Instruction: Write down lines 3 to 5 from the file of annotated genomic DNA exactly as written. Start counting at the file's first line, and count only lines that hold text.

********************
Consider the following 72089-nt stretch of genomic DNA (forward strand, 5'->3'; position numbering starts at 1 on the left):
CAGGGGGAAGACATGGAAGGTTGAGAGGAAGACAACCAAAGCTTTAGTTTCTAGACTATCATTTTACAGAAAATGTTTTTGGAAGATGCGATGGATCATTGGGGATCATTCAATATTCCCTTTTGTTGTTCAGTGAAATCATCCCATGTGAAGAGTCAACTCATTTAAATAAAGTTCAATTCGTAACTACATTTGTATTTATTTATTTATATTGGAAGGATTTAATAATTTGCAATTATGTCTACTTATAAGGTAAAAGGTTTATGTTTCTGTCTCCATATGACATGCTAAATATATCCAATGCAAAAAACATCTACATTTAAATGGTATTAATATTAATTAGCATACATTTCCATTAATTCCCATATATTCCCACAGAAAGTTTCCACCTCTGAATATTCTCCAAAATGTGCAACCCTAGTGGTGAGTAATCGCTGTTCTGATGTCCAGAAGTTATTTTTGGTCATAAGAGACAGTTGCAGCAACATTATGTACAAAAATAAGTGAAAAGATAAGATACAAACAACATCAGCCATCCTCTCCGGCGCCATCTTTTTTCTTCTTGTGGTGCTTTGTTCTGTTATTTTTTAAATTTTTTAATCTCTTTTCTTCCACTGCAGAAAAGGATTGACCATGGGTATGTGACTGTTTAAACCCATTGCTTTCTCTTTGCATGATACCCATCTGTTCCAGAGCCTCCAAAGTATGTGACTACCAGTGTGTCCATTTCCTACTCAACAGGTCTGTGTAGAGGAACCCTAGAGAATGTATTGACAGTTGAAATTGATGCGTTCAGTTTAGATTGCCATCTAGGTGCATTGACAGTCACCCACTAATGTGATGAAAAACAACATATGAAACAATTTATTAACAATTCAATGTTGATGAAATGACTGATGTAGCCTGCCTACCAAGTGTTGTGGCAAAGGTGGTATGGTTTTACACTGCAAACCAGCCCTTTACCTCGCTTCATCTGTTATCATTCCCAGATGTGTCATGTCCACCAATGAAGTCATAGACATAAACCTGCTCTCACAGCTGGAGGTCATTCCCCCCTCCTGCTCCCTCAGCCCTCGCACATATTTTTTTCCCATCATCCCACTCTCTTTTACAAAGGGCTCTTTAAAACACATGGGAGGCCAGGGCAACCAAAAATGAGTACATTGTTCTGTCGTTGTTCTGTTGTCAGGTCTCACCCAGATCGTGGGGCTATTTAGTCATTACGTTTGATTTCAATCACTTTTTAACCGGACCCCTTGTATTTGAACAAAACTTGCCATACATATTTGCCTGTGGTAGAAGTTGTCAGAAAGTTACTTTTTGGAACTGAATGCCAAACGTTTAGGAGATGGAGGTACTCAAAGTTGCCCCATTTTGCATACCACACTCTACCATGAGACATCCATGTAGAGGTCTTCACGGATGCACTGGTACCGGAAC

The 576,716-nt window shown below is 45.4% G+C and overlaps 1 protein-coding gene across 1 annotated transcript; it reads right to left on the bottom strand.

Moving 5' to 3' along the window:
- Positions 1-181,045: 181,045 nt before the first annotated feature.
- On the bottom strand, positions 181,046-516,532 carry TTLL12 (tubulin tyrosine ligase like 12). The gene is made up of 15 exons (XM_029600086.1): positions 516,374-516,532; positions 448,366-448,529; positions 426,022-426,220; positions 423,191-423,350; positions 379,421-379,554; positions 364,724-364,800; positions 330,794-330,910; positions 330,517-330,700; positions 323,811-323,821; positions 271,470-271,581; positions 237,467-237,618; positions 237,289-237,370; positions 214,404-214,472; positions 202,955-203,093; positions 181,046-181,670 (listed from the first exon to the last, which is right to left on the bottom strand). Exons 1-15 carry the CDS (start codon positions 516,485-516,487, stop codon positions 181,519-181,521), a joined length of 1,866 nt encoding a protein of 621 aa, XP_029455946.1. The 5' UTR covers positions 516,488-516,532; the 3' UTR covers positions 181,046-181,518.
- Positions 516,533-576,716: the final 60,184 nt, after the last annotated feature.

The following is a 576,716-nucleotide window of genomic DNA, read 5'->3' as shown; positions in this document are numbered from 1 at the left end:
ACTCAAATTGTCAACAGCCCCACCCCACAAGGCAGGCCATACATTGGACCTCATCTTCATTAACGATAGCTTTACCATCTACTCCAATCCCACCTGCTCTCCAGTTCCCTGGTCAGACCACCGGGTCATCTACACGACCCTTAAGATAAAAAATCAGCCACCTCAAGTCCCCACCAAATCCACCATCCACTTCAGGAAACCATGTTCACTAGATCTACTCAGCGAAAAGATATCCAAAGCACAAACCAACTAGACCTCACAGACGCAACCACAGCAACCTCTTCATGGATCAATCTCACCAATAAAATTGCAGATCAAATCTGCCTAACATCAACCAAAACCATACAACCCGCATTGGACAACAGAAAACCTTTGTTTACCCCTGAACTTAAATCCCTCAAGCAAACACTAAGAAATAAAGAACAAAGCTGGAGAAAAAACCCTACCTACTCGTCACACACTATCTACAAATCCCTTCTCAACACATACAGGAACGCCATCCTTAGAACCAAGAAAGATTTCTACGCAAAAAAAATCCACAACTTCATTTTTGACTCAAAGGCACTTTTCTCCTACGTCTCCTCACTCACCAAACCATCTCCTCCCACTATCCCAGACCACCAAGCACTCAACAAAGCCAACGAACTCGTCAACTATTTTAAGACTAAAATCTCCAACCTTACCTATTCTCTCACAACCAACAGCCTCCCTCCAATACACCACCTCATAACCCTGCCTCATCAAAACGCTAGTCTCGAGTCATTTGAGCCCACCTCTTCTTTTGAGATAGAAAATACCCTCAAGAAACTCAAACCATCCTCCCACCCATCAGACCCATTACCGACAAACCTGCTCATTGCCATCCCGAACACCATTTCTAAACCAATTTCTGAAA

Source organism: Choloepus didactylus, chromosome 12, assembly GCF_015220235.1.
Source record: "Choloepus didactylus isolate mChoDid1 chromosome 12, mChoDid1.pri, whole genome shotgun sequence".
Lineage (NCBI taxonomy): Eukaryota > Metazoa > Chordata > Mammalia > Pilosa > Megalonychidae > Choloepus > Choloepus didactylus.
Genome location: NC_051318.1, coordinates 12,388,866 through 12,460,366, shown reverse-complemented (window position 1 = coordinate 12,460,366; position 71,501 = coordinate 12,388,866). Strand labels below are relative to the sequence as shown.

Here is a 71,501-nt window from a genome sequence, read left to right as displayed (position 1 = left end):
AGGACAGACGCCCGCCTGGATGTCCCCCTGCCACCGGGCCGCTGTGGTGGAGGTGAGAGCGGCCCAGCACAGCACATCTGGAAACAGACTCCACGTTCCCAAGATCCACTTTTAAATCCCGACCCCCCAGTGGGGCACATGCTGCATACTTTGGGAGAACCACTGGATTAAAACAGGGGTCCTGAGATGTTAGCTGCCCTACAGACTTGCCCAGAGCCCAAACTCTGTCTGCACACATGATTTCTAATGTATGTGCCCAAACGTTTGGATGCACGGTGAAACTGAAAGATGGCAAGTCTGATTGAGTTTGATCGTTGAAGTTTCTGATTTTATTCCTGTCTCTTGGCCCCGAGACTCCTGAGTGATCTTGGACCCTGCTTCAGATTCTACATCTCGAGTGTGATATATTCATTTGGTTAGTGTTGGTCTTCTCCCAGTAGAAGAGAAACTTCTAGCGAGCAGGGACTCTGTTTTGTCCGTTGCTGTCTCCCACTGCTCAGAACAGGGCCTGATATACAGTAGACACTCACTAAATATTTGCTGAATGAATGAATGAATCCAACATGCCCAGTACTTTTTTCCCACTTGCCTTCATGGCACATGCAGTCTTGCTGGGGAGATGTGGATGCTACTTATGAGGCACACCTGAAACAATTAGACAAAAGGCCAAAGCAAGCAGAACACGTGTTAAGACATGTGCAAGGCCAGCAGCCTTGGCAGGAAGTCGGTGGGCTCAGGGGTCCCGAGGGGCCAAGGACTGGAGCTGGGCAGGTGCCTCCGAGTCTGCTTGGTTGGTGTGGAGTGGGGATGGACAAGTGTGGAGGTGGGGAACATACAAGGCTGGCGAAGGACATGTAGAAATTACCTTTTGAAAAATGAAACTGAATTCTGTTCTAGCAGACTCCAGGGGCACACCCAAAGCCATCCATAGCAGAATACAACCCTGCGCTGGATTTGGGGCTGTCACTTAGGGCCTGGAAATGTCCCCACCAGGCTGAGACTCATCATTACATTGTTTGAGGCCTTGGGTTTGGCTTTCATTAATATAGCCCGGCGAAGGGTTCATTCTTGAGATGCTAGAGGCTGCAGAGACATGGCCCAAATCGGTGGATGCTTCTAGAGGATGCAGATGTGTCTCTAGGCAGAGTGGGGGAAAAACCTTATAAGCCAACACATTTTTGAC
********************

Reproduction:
The 576,716-nt window shown below is 45.4% G+C and overlaps 1 protein-coding gene across 1 annotated transcript; it reads right to left on the bottom strand.

Moving 5' to 3' along the window:
- Positions 1-181,045: 181,045 nt before the first annotated feature.